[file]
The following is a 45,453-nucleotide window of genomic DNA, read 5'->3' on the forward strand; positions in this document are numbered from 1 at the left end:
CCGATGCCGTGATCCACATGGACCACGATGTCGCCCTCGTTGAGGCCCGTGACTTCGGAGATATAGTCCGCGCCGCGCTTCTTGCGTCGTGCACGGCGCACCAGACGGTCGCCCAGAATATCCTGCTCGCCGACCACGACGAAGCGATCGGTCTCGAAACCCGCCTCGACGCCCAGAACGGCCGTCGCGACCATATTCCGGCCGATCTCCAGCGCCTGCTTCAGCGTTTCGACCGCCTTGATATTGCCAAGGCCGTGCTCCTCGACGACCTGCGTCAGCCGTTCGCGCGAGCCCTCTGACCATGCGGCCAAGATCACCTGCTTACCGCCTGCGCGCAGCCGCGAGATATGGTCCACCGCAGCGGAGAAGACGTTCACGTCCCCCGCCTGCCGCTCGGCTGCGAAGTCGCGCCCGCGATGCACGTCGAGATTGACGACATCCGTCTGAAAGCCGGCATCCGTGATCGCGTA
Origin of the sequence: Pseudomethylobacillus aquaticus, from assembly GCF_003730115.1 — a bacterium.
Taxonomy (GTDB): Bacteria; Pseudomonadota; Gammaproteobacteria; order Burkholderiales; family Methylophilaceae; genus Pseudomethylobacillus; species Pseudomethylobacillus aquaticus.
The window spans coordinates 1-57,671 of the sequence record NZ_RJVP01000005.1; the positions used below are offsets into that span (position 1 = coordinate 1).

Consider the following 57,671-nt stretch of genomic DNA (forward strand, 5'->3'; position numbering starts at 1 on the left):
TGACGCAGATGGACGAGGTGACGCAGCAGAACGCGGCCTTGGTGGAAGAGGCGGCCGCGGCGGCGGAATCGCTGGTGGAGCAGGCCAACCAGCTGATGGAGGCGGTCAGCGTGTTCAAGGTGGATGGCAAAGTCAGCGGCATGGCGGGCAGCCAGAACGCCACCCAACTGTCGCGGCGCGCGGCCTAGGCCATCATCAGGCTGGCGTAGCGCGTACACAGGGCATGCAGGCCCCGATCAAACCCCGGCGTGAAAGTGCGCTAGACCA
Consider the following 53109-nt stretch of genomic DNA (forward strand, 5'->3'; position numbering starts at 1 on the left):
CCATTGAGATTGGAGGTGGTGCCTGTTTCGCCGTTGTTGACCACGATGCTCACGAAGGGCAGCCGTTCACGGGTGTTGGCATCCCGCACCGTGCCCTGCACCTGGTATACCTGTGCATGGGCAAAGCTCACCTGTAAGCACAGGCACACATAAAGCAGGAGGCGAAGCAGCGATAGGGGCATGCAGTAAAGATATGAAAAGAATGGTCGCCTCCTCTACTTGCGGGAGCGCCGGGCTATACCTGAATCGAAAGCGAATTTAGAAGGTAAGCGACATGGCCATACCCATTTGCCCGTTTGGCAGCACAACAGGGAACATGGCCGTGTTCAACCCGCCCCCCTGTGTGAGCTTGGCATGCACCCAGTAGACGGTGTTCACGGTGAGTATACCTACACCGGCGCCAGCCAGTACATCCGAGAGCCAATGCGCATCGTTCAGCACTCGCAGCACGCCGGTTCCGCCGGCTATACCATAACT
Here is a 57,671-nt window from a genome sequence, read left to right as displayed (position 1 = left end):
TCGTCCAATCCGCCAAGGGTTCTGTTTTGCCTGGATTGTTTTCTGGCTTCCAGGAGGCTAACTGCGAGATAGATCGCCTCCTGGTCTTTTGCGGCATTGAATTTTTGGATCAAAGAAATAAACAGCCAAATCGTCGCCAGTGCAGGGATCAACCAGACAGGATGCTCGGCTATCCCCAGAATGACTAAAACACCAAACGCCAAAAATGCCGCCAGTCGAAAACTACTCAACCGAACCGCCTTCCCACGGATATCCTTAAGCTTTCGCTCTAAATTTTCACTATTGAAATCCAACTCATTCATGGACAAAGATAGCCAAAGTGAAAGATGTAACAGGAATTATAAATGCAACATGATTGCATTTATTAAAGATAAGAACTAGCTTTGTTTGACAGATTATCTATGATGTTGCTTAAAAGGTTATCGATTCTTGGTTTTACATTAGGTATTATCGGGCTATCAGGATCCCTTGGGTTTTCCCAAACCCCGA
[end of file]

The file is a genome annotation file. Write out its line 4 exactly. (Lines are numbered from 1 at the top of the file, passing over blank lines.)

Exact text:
Taxonomy (GTDB): Bacteria; Pseudomonadota; Gammaproteobacteria; order Burkholderiales; family Methylophilaceae; genus Pseudomethylobacillus; species Pseudomethylobacillus aquaticus.